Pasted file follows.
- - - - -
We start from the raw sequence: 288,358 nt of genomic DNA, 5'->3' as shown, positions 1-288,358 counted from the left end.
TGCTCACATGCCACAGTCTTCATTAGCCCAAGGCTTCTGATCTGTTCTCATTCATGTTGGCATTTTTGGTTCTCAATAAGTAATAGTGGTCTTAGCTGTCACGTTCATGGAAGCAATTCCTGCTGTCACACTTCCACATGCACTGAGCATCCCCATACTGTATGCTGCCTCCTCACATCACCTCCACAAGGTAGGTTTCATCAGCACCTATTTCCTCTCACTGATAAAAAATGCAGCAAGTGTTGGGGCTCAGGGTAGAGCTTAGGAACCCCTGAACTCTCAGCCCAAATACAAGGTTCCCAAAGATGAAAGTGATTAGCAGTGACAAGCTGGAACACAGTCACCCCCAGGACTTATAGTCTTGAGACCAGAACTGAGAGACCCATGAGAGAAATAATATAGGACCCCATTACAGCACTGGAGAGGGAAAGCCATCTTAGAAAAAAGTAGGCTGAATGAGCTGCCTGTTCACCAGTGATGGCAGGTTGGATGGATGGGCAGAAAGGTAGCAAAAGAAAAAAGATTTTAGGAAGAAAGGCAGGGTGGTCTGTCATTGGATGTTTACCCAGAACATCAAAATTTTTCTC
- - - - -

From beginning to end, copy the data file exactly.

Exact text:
We start from the raw sequence: 288,358 nt of genomic DNA, 5'->3' as shown, positions 1-288,358 counted from the left end.
TGCTCACATGCCACAGTCTTCATTAGCCCAAGGCTTCTGATCTGTTCTCATTCATGTTGGCATTTTTGGTTCTCAATAAGTAATAGTGGTCTTAGCTGTCACGTTCATGGAAGCAATTCCTGCTGTCACACTTCCACATGCACTGAGCATCCCCATACTGTATGCTGCCTCCTCACATCACCTCCACAAGGTAGGTTTCATCAGCACCTATTTCCTCTCACTGATAAAAAATGCAGCAAGTGTTGGGGCTCAGGGTAGAGCTTAGGAACCCCTGAACTCTCAGCCCAAATACAAGGTTCCCAAAGATGAAAGTGATTAGCAGTGACAAGCTGGAACACAGTCACCCCCAGGACTTATAGTCTTGAGACCAGAACTGAGAGACCCATGAGAGAAATAATATAGGACCCCATTACAGCACTGGAGAGGGAAAGCCATCTTAGAAAAAAGTAGGCTGAATGAGCTGCCTGTTCACCAGTGATGGCAGGTTGGATGGATGGGCAGAAAGGTAGCAAAAGAAAAAAGATTTTAGGAAGAAAGGCAGGGTGGTCTGTCATTGGATGTTTACCCAGAACATCAAAATTTTTCTC